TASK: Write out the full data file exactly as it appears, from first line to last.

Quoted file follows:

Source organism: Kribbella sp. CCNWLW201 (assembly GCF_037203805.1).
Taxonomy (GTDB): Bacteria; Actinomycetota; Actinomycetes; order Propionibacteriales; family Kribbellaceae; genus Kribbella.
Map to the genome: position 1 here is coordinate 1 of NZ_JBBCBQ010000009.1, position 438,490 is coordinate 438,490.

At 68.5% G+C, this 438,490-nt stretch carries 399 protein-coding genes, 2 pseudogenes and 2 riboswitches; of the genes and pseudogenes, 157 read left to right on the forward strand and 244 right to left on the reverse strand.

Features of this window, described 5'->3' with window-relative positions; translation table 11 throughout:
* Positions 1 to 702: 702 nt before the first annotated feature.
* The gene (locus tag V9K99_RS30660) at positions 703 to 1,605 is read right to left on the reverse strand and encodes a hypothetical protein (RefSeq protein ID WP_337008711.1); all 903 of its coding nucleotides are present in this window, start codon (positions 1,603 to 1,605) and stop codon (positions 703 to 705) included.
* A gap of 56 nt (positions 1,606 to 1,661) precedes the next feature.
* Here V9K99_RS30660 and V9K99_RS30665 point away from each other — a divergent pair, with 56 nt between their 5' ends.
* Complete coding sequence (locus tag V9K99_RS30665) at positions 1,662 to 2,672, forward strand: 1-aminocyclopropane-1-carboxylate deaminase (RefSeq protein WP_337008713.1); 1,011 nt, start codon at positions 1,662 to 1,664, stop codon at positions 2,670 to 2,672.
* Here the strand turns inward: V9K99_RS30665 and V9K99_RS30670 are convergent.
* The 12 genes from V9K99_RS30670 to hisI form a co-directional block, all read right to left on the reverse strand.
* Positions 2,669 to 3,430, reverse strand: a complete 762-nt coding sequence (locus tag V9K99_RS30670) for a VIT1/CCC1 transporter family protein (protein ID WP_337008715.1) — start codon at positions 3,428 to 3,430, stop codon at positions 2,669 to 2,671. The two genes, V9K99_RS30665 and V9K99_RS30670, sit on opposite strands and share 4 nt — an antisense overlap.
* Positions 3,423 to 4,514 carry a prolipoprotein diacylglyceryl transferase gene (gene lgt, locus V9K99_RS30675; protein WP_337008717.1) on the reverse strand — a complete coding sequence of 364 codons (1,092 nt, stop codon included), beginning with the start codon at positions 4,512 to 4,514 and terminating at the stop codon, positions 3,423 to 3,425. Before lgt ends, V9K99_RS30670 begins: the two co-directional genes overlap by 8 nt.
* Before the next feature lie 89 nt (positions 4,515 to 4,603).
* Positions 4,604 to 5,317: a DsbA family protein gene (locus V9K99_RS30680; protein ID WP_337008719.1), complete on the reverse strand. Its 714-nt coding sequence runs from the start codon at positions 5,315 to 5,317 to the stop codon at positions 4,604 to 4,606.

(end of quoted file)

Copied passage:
Source organism: Kribbella sp. CCNWLW201 (assembly GCF_037203805.1).
Taxonomy (GTDB): Bacteria; Actinomycetota; Actinomycetes; order Propionibacteriales; family Kribbellaceae; genus Kribbella.
Map to the genome: position 1 here is coordinate 1 of NZ_JBBCBQ010000009.1, position 438,490 is coordinate 438,490.

At 68.5% G+C, this 438,490-nt stretch carries 399 protein-coding genes, 2 pseudogenes and 2 riboswitches; of the genes and pseudogenes, 157 read left to right on the forward strand and 244 right to left on the reverse strand.

Features of this window, described 5'->3' with window-relative positions; translation table 11 throughout:
* Positions 1 to 702: 702 nt before the first annotated feature.
* The gene (locus tag V9K99_RS30660) at positions 703 to 1,605 is read right to left on the reverse strand and encodes a hypothetical protein (RefSeq protein ID WP_337008711.1); all 903 of its coding nucleotides are present in this window, start codon (positions 1,603 to 1,605) and stop codon (positions 703 to 705) included.
* A gap of 56 nt (positions 1,606 to 1,661) precedes the next feature.
* Here V9K99_RS30660 and V9K99_RS30665 point away from each other — a divergent pair, with 56 nt between their 5' ends.
* Complete coding sequence (locus tag V9K99_RS30665) at positions 1,662 to 2,672, forward strand: 1-aminocyclopropane-1-carboxylate deaminase (RefSeq protein WP_337008713.1); 1,011 nt, start codon at positions 1,662 to 1,664, stop codon at positions 2,670 to 2,672.
* Here the strand turns inward: V9K99_RS30665 and V9K99_RS30670 are convergent.
* The 12 genes from V9K99_RS30670 to hisI form a co-directional block, all read right to left on the reverse strand.
* Positions 2,669 to 3,430, reverse strand: a complete 762-nt coding sequence (locus tag V9K99_RS30670) for a VIT1/CCC1 transporter family protein (protein ID WP_337008715.1) — start codon at positions 3,428 to 3,430, stop codon at positions 2,669 to 2,671. The two genes, V9K99_RS30665 and V9K99_RS30670, sit on opposite strands and share 4 nt — an antisense overlap.
* Positions 3,423 to 4,514 carry a prolipoprotein diacylglyceryl transferase gene (gene lgt, locus V9K99_RS30675; protein WP_337008717.1) on the reverse strand — a complete coding sequence of 364 codons (1,092 nt, stop codon included), beginning with the start codon at positions 4,512 to 4,514 and terminating at the stop codon, positions 3,423 to 3,425. Before lgt ends, V9K99_RS30670 begins: the two co-directional genes overlap by 8 nt.
* Before the next feature lie 89 nt (positions 4,515 to 4,603).
* Positions 4,604 to 5,317: a DsbA family protein gene (locus V9K99_RS30680; protein ID WP_337008719.1), complete on the reverse strand. Its 714-nt coding sequence runs from the start codon at positions 5,315 to 5,317 to the stop codon at positions 4,604 to 4,606.